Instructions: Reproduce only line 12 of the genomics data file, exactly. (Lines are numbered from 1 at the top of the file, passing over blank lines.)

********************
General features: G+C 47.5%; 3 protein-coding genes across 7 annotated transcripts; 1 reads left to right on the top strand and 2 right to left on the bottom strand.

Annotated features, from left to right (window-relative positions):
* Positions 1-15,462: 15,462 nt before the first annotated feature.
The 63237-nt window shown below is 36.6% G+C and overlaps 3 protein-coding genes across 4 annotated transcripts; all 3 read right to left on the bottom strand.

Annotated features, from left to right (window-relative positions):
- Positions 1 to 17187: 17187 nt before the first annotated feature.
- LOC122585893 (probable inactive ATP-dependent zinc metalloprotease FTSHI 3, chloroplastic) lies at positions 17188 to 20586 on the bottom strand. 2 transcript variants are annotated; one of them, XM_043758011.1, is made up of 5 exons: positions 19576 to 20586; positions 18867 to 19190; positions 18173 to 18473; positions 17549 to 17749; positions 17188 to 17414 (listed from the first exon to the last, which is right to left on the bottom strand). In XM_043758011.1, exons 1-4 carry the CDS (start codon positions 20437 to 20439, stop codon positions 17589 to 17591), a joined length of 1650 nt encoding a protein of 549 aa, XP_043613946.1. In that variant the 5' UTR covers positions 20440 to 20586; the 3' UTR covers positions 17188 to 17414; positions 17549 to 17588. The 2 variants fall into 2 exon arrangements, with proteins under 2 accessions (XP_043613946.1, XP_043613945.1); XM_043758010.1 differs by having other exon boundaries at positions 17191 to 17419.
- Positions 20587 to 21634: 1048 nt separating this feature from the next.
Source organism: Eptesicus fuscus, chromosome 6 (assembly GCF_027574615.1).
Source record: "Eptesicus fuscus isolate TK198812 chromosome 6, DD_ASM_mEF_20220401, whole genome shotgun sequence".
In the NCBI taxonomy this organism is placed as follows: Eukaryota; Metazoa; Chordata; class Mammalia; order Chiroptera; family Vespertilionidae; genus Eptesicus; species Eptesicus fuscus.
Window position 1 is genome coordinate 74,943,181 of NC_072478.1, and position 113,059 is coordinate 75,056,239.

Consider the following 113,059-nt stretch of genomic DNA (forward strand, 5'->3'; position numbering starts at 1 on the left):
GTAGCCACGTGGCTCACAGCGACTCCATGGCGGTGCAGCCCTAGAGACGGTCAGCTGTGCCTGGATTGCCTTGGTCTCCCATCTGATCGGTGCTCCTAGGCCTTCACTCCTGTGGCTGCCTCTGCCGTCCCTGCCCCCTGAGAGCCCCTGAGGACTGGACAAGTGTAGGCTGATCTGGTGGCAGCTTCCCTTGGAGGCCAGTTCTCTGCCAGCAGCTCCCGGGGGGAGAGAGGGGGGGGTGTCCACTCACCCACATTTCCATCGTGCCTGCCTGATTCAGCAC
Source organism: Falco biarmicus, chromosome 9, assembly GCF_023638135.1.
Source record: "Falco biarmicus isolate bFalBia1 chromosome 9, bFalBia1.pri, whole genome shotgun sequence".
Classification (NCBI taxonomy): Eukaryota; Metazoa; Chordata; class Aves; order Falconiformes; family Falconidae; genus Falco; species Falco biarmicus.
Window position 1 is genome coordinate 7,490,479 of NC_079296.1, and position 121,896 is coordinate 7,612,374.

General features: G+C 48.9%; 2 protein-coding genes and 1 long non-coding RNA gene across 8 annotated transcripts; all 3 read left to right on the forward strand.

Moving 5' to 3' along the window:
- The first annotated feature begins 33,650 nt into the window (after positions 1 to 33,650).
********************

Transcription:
Window position 1 is genome coordinate 74,943,181 of NC_072478.1, and position 113,059 is coordinate 75,056,239.